Drunktown’s Finest – Sundance London Review

Drunktown's Finest

Drunktown’s Finest is Sydney Freeland’s directorial debut on a feature – and it shows. 

This film, which combines the increasingly interwoven stories of three young Native Americans, is never quite able to stand properly on its own two feet. It wobbles forward, like a dizzy new born fawn, not entirely aware of what it is trying to be.

There is a certain homespun poetry to each tale, but Freeland and her cast can’t capture its essence effortlessly. Too often you will see the cords in the central narrative’s neck bulging with exertion.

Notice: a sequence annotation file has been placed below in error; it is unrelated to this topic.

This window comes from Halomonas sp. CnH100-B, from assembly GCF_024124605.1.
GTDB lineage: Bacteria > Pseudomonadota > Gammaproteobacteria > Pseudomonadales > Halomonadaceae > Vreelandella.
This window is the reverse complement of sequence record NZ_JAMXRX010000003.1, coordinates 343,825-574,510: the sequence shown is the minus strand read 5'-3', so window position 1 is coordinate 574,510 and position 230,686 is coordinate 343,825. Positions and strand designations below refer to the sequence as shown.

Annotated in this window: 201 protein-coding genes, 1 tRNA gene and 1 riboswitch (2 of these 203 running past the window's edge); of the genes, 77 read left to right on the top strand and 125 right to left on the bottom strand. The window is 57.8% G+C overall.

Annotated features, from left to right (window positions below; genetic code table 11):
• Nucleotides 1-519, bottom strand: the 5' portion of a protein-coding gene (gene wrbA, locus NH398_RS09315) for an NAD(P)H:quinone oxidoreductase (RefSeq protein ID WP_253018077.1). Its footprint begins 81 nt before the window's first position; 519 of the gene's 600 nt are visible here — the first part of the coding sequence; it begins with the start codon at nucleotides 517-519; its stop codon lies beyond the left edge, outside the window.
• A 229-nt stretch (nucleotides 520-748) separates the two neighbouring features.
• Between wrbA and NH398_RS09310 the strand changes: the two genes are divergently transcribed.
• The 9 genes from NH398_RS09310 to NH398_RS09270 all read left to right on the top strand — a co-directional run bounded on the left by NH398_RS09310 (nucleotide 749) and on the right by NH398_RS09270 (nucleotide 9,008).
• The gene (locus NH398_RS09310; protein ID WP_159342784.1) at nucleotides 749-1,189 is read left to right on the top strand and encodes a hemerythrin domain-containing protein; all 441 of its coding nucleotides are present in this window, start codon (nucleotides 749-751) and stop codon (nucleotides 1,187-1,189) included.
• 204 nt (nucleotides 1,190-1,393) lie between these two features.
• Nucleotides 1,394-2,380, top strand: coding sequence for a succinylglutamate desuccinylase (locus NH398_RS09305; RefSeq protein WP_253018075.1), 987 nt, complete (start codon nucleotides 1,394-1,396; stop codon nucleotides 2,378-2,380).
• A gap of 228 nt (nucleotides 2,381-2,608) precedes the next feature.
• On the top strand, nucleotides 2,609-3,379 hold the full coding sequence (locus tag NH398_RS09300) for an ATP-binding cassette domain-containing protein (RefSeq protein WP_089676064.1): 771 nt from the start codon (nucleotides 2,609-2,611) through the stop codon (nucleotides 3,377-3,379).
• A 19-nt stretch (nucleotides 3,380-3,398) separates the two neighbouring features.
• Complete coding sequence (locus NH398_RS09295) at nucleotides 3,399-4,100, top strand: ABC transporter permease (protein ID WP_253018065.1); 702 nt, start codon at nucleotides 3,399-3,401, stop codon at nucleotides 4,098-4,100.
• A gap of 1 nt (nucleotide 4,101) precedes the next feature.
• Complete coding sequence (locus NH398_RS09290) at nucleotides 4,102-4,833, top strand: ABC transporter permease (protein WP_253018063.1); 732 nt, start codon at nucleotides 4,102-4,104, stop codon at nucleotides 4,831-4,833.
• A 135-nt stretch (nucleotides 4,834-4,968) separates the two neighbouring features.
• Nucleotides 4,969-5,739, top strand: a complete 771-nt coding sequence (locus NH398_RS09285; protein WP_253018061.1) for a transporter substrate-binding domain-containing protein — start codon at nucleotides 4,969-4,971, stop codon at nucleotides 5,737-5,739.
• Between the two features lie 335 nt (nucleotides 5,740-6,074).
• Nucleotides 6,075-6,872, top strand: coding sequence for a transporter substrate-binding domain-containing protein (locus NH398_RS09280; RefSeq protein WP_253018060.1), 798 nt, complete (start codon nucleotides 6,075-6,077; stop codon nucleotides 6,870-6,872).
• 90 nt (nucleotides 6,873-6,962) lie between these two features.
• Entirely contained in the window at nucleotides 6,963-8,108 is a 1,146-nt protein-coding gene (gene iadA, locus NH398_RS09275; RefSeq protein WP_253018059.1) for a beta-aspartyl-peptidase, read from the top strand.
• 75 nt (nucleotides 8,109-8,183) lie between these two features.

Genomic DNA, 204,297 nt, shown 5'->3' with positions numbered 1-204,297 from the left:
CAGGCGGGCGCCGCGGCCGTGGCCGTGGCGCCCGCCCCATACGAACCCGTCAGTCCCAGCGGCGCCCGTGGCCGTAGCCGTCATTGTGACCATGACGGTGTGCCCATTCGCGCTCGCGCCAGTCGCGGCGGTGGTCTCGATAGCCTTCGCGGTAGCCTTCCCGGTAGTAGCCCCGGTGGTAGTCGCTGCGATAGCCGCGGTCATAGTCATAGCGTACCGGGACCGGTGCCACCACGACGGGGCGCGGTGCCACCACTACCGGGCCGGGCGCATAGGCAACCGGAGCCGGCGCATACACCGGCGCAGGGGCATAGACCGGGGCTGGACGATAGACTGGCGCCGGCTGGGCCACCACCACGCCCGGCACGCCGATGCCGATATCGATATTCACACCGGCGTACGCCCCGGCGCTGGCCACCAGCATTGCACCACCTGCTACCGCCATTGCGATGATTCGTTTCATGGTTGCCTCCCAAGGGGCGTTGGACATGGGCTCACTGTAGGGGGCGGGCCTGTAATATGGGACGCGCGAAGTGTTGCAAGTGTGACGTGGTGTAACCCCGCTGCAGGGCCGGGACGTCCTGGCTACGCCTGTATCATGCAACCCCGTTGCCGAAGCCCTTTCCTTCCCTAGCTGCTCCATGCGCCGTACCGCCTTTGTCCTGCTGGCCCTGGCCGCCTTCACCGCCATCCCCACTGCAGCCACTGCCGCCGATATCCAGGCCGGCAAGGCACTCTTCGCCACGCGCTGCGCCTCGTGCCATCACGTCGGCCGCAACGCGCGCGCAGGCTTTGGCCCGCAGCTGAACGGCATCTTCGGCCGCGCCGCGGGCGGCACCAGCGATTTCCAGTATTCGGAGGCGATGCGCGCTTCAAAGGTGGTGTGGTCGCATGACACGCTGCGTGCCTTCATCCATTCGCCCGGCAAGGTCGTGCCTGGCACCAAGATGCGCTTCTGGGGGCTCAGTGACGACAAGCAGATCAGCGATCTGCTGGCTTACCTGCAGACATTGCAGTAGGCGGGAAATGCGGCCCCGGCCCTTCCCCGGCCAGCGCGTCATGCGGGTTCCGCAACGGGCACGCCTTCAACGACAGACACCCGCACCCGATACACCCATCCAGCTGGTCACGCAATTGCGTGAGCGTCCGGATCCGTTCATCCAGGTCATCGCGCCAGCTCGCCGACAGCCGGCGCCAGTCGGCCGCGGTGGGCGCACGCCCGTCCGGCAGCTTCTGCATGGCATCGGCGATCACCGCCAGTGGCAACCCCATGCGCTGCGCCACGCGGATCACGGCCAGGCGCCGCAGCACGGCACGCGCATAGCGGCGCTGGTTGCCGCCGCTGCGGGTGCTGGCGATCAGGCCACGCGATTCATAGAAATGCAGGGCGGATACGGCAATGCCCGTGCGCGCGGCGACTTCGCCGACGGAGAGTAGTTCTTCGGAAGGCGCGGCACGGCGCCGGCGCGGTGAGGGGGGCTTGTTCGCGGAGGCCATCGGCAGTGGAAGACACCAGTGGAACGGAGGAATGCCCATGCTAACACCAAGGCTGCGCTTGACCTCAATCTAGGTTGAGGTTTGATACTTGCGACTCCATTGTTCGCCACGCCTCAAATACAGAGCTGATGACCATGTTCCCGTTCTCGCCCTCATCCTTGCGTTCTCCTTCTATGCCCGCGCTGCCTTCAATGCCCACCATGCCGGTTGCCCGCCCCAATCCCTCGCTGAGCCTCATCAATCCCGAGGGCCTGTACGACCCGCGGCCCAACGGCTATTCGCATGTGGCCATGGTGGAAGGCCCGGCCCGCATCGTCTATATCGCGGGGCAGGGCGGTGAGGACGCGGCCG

It’s always just Drunktown’s Finest. Never Sundance London’s finest.

Drunktown’s Finest isn’t a film. It’s an afternoon soap that is one character too large and fifteen minutes too long. Hampered by hammy performances and cheap dialogue it is never fully certain of what it actually is.




CAST: Jeremiah Bitsui, Carmen Moore, Morning Star Wilson

DIRECTOR: Sydney Freeland

WRITER: Sydney Freeland

SYNOPSIS: Three young Native Americans – an adopted Christian girl, a rebellious father-to-be, and a promiscuous transsexual – strive to escape the hardships of life on an Indian reservation.




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